The origin of this holiday is to be found in the book of Numbers where God instructs Moses, "When anyone is ritually unclean by contact with a dead body or on a long journey – you or your descendants – [at the time of] making the Passover offering to Adonai, they shall do so at nightfall on the fourteenth day of the second month. They shall eat matzah and bitter herbs" (Num. 9:10-11).
The Second Passover is, essentially, a cosmic do-over. It says that if you were unable to remember and celebrate the exodus from Egypt on its proper day, you have a chance to do it instead on a day exactly one month later. Those who observe Passover on Pesach Sheni are regarded exactly the same as if they had done so on the proper day of the festival.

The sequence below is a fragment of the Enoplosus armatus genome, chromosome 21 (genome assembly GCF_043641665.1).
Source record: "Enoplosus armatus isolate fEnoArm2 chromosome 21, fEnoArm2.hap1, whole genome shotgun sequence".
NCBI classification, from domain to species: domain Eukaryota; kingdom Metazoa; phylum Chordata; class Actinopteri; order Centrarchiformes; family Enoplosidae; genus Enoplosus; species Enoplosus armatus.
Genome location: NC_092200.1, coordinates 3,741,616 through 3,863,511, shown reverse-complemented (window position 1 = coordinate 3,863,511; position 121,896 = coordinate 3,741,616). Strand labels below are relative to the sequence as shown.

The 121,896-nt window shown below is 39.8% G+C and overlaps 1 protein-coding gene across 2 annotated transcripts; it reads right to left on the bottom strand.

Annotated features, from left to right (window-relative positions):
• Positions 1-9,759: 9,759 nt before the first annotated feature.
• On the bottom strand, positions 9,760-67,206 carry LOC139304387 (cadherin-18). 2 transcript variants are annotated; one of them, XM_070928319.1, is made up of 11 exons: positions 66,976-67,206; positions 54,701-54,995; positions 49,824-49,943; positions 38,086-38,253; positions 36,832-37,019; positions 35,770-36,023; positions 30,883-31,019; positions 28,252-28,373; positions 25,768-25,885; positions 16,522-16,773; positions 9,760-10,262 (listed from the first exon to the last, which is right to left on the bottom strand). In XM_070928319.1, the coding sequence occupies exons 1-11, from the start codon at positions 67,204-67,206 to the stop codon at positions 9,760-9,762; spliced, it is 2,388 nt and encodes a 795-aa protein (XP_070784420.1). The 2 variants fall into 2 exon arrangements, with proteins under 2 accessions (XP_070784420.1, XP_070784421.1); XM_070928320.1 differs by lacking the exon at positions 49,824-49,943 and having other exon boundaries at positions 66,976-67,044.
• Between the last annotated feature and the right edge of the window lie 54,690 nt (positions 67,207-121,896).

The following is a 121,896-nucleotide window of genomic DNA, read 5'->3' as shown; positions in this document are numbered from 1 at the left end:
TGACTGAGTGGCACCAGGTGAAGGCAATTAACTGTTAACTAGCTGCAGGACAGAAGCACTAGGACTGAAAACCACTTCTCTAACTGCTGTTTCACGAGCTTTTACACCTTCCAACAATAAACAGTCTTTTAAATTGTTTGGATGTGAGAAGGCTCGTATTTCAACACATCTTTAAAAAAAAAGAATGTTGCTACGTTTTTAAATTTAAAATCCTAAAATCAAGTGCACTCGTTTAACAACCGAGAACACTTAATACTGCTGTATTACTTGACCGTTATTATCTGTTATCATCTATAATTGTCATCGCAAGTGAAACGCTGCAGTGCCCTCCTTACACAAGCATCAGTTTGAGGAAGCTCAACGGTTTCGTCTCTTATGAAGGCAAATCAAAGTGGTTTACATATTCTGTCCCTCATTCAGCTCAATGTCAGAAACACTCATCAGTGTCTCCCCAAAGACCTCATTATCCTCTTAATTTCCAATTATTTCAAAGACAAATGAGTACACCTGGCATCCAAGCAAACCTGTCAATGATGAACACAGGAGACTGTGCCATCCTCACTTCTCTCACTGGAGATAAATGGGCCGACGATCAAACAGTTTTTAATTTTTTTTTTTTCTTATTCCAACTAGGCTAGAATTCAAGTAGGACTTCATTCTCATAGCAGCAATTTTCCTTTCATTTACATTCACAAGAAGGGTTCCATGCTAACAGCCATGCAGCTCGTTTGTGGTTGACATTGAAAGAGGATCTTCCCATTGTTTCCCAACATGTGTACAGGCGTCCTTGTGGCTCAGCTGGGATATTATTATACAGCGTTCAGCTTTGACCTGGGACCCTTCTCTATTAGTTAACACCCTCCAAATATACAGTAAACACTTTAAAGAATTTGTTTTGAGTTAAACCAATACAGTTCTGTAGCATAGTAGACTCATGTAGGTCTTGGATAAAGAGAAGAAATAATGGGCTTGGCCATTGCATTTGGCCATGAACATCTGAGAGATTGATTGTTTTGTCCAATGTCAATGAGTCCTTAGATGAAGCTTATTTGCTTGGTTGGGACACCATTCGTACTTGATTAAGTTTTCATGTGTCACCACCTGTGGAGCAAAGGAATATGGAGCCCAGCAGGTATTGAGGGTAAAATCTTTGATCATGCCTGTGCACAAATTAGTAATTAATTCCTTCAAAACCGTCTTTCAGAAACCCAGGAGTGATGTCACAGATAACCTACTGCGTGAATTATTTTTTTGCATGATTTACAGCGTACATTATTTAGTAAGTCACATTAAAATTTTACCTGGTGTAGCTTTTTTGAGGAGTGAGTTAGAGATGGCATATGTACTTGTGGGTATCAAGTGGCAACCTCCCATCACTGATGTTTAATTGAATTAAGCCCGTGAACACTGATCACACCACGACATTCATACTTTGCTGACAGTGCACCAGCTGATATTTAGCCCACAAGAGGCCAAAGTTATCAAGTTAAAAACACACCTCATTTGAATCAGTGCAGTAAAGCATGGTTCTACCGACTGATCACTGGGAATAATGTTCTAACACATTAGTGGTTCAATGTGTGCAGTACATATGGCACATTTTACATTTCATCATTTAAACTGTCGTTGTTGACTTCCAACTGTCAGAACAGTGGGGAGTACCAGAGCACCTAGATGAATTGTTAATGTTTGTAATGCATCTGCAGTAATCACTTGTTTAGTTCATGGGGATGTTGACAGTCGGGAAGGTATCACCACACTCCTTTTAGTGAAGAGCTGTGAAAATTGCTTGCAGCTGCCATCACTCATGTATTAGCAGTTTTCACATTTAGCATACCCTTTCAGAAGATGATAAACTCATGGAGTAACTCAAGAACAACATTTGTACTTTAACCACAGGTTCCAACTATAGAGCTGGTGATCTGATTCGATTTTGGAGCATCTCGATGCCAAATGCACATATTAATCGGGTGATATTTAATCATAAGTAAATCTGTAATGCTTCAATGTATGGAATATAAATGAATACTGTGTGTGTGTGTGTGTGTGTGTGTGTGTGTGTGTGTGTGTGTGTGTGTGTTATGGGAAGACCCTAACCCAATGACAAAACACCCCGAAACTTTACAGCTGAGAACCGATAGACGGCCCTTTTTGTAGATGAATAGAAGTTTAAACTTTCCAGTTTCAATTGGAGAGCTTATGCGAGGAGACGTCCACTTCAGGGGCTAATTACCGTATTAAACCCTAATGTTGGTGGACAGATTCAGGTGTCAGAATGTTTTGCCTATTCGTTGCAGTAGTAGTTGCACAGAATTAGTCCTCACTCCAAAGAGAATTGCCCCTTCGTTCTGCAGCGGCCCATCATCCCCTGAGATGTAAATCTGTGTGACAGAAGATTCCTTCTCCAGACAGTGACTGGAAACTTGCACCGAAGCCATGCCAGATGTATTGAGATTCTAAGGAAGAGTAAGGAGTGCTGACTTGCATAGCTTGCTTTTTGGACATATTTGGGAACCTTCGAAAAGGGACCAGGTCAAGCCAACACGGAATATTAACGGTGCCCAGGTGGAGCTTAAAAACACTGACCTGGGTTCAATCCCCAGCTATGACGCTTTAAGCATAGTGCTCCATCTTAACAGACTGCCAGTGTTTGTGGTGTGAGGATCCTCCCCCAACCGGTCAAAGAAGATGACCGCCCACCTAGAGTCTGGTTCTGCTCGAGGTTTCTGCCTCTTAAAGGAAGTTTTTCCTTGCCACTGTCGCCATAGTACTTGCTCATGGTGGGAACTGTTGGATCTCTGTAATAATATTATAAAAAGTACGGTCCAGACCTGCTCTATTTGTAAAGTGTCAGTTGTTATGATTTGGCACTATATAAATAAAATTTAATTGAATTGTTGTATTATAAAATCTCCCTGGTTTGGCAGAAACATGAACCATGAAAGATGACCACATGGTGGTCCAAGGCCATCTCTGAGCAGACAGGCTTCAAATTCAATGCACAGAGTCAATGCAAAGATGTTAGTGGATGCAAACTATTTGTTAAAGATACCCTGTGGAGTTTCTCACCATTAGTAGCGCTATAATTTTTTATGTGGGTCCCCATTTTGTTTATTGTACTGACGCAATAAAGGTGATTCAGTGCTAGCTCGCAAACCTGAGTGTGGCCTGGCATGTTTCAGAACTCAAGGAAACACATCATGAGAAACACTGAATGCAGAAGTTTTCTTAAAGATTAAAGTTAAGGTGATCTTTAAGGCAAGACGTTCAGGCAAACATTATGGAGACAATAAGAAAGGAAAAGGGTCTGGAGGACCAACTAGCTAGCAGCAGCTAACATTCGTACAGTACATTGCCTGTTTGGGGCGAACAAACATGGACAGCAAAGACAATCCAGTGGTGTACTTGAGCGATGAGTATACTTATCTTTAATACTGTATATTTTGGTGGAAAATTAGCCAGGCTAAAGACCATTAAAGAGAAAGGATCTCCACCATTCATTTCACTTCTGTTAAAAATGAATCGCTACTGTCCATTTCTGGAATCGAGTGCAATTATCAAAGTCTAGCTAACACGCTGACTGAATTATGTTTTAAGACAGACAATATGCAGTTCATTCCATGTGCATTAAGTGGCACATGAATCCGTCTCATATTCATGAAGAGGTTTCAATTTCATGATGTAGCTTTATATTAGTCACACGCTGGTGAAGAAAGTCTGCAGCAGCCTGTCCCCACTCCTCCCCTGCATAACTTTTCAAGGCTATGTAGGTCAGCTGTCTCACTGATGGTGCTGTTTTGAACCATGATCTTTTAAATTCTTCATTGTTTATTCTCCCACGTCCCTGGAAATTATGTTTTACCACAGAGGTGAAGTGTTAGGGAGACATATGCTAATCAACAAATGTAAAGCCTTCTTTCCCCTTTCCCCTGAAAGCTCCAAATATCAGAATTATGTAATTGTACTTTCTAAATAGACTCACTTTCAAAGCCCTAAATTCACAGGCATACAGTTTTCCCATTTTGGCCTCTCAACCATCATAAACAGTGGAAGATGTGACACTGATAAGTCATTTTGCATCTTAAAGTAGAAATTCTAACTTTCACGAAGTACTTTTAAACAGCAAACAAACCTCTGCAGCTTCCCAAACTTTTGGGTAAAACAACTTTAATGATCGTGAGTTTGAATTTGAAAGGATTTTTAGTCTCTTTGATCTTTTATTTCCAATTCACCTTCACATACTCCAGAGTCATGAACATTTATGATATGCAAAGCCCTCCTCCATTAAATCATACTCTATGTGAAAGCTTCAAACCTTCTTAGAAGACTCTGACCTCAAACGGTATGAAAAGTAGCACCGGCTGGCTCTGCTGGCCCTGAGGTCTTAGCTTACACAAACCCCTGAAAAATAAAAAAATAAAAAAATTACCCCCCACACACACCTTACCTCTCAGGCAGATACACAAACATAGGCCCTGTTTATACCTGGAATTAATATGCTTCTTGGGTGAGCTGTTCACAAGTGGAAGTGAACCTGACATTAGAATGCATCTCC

What does that tell us about the Torah and about Judaism? Well, for one thing, it tells us that Passover is such an important holiday that the Torah doesn't want anyone to miss it. It also tells us that Judaism is a tradition that is aware of the realities of life and the imperfections of human beings. Sometimes, we don't get things right the first time. Sometimes, we need second chances. In Jewish tradition, there is always the opportunity to make up for our mistakes and try to get it right.
So, let me take the opportunity to say that I have made mistakes in my time. I ask for forgiveness. I couldn't possibly get through life without some second chances.
If you're like me, you've probably made some mistakes in your life, too. If you're like me, you have been blessed with opportunities to apologize, to repair what has been broken, and to start all over again. Rather than treat Second Passover as an obscure and useless holiday, I invite you to consider it as a moment to appreciate with humility and gratitude the opportunity to try again, to find forgiveness for our flaws, and to try even harder the second time to live life with compassion, justice and peace.
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